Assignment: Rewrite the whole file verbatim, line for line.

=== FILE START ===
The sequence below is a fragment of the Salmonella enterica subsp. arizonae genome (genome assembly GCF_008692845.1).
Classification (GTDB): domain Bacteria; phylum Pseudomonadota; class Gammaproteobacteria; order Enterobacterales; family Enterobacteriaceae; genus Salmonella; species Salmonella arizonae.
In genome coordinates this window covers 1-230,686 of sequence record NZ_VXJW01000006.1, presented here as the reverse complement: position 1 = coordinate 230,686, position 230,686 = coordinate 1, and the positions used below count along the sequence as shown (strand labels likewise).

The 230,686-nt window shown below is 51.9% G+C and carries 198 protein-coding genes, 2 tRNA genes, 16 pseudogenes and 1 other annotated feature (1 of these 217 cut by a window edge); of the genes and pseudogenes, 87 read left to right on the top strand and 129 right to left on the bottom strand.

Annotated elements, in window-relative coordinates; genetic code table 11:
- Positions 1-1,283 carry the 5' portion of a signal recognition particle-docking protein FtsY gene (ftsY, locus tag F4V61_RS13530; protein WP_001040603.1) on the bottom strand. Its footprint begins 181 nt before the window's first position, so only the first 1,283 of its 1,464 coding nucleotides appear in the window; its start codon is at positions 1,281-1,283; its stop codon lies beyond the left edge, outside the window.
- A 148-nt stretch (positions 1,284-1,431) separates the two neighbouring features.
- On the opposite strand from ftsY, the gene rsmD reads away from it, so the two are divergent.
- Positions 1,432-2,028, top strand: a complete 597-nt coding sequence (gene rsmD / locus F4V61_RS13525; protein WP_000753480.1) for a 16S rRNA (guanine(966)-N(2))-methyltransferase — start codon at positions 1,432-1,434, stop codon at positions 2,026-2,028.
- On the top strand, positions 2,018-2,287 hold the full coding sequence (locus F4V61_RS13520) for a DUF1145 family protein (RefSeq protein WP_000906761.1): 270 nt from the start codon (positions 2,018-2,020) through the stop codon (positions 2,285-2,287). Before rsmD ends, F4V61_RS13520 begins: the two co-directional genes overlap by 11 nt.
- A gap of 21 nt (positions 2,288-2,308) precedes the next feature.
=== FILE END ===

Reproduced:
The sequence below is a fragment of the Salmonella enterica subsp. arizonae genome (genome assembly GCF_008692845.1).
Classification (GTDB): domain Bacteria; phylum Pseudomonadota; class Gammaproteobacteria; order Enterobacterales; family Enterobacteriaceae; genus Salmonella; species Salmonella arizonae.
In genome coordinates this window covers 1-230,686 of sequence record NZ_VXJW01000006.1, presented here as the reverse complement: position 1 = coordinate 230,686, position 230,686 = coordinate 1, and the positions used below count along the sequence as shown (strand labels likewise).

The 230,686-nt window shown below is 51.9% G+C and carries 198 protein-coding genes, 2 tRNA genes, 16 pseudogenes and 1 other annotated feature (1 of these 217 cut by a window edge); of the genes and pseudogenes, 87 read left to right on the top strand and 129 right to left on the bottom strand.

Annotated elements, in window-relative coordinates; genetic code table 11:
- Positions 1-1,283 carry the 5' portion of a signal recognition particle-docking protein FtsY gene (ftsY, locus tag F4V61_RS13530; protein WP_001040603.1) on the bottom strand. Its footprint begins 181 nt before the window's first position, so only the first 1,283 of its 1,464 coding nucleotides appear in the window; its start codon is at positions 1,281-1,283; its stop codon lies beyond the left edge, outside the window.
- A 148-nt stretch (positions 1,284-1,431) separates the two neighbouring features.
- On the opposite strand from ftsY, the gene rsmD reads away from it, so the two are divergent.
- Positions 1,432-2,028, top strand: a complete 597-nt coding sequence (gene rsmD / locus F4V61_RS13525; protein WP_000753480.1) for a 16S rRNA (guanine(966)-N(2))-methyltransferase — start codon at positions 1,432-1,434, stop codon at positions 2,026-2,028.
- On the top strand, positions 2,018-2,287 hold the full coding sequence (locus F4V61_RS13520) for a DUF1145 family protein (RefSeq protein WP_000906761.1): 270 nt from the start codon (positions 2,018-2,020) through the stop codon (positions 2,285-2,287). Before rsmD ends, F4V61_RS13520 begins: the two co-directional genes overlap by 11 nt.
- A gap of 21 nt (positions 2,288-2,308) precedes the next feature.